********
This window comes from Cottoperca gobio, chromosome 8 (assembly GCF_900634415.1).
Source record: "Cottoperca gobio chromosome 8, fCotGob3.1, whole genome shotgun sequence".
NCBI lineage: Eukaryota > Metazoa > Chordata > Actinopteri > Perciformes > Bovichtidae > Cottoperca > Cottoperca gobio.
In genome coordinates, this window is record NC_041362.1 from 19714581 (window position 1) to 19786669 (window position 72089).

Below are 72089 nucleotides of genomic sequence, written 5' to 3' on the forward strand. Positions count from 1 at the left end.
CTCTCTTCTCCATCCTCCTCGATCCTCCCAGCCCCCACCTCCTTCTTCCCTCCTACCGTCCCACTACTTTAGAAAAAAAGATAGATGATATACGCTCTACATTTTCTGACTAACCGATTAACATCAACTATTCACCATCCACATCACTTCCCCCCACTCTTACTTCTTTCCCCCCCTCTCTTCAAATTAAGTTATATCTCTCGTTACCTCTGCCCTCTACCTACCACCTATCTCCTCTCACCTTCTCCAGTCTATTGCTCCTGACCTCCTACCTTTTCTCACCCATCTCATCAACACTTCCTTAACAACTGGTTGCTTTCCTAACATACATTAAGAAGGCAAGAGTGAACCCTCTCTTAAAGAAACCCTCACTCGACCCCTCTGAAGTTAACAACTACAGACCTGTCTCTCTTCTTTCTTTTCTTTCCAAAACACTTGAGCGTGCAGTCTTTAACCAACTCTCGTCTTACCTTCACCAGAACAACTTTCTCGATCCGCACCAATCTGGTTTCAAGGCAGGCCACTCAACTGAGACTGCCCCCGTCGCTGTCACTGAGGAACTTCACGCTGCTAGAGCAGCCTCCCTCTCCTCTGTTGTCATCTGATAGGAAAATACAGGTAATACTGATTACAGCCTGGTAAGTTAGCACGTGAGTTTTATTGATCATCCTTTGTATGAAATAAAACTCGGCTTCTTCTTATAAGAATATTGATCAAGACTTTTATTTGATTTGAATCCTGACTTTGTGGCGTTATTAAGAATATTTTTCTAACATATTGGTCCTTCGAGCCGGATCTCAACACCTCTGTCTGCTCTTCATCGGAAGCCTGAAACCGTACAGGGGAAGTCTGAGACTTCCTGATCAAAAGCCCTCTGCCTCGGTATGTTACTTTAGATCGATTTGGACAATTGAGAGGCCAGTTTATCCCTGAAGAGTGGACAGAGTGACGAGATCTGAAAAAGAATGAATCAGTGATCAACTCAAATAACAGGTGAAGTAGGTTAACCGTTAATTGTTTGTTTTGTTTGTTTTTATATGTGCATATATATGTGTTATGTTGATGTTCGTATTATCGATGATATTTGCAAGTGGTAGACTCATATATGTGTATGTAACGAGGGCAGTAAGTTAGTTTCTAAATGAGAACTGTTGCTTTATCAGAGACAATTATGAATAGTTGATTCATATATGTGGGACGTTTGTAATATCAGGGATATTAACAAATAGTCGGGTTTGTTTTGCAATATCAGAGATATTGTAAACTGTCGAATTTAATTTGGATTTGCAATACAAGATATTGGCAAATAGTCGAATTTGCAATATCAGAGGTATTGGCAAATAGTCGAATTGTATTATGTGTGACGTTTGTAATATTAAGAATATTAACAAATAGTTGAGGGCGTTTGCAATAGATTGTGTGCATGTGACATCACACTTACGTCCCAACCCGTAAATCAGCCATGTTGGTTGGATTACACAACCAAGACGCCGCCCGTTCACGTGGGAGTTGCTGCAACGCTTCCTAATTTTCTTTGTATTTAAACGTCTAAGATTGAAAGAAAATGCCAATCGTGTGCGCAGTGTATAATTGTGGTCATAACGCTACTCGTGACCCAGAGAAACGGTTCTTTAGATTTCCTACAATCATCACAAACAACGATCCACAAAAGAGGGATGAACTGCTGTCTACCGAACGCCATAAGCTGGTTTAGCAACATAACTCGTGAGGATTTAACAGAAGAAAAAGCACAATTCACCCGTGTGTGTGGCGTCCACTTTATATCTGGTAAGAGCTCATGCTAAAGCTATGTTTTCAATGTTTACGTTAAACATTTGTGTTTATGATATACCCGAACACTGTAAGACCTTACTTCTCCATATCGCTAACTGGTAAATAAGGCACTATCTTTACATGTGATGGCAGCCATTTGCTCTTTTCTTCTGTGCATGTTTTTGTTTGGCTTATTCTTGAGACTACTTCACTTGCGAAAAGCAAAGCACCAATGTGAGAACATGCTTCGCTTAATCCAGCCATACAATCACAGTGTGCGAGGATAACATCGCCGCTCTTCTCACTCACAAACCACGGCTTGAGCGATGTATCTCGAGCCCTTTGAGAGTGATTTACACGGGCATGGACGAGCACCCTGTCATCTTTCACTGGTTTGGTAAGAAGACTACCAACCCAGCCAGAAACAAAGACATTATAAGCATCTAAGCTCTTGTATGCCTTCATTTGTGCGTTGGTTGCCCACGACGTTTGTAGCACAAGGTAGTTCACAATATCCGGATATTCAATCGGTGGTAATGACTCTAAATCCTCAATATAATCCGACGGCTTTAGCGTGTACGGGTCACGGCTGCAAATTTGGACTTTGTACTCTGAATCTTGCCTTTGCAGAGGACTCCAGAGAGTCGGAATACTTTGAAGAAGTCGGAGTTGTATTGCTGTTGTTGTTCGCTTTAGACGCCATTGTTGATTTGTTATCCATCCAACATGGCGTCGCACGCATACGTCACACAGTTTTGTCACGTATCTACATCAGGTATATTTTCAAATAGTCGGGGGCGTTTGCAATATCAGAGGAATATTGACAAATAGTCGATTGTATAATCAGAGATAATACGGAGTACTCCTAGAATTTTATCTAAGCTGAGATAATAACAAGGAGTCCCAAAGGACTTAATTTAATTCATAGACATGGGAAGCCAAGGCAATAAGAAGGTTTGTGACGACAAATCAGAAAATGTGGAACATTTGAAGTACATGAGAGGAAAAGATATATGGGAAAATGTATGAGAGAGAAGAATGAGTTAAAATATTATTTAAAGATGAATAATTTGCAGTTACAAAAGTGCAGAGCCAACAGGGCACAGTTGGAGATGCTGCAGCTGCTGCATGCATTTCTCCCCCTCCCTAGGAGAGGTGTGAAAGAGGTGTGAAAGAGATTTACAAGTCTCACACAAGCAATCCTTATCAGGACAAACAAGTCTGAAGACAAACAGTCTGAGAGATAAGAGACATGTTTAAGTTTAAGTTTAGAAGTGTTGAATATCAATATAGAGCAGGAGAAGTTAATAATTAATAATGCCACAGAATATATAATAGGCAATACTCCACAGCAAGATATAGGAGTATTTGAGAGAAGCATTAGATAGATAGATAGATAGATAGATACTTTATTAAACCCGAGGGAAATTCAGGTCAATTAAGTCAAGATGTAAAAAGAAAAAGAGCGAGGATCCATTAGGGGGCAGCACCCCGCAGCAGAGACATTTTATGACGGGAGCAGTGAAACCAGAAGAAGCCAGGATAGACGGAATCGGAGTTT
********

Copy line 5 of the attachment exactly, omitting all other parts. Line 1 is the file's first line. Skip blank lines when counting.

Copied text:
Below are 72089 nucleotides of genomic sequence, written 5' to 3' on the forward strand. Positions count from 1 at the left end.